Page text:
Acroke by Charles Wyatt


Not the snake, his tongue all italics,
nor rivers in loll and meander.

Not the road that leads straight nowhere,
nor the ghost all billows hovering.

Perhaps this wren’s call bitter and sharp,
orders I should follow, find my way.

Perhaps these stones or under them,
that twisting trail that fades and fails.

Not this smell of wet earth lying in wait.
Not the night but its middle, staked hole.

Perhaps the piled and fallen snow,
but not its fierce crystals rattling

this crooked twisting line all knot
and nether, quick to resent its planting.

Acroke that jab of lightning from fat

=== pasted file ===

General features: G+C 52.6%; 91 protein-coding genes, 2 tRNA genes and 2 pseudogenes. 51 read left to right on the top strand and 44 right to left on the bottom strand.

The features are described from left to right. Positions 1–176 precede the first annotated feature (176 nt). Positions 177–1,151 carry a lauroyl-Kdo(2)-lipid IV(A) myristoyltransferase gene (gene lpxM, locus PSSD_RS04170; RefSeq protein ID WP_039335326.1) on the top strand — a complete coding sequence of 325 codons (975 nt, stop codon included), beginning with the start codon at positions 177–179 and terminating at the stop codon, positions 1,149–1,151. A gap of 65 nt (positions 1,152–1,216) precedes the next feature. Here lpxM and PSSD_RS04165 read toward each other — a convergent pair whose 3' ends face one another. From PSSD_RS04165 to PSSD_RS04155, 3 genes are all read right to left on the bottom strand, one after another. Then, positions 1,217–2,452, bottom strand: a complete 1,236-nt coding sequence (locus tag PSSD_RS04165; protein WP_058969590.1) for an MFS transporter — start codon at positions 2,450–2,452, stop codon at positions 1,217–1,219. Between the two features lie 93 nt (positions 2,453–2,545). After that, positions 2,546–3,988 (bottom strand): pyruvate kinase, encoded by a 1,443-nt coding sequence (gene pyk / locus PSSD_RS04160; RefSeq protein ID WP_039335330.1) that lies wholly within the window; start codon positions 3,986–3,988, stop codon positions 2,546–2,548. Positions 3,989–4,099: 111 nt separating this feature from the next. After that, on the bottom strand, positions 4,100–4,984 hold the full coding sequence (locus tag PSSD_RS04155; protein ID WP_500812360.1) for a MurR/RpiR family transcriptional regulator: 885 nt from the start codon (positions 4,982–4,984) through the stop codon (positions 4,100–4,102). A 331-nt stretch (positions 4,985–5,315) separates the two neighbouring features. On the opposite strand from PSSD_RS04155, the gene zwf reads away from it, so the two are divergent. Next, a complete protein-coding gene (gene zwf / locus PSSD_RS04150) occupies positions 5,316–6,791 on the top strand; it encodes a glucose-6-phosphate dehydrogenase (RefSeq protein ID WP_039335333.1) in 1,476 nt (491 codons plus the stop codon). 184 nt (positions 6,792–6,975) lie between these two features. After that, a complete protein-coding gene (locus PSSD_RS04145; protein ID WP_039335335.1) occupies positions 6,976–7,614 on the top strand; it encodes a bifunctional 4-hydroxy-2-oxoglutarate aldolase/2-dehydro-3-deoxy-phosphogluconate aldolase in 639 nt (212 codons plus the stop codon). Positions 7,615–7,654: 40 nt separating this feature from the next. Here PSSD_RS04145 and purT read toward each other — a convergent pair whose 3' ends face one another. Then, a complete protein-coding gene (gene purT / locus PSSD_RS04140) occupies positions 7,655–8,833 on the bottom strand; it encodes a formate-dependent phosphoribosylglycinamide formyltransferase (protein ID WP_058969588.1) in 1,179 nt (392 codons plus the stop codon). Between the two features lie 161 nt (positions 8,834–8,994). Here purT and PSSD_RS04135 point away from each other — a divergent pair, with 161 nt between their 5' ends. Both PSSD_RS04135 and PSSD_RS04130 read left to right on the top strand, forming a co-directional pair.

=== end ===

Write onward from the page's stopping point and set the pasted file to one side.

God-on-cloud teeth all white bite,

and all the teeth that bite and ragged tear,
the shepherd’s crook, the cook’s keen crock,

the last and first break in marrow bone
stitch crooked across, bind bitter bond.

The wren’s stark shout that I come out
and see its jagged nest made round.



Charles Wyatt‘s first full-length poetry collection, Goldberg-Variations, is forthcoming from Carolina Wren Press in 2015.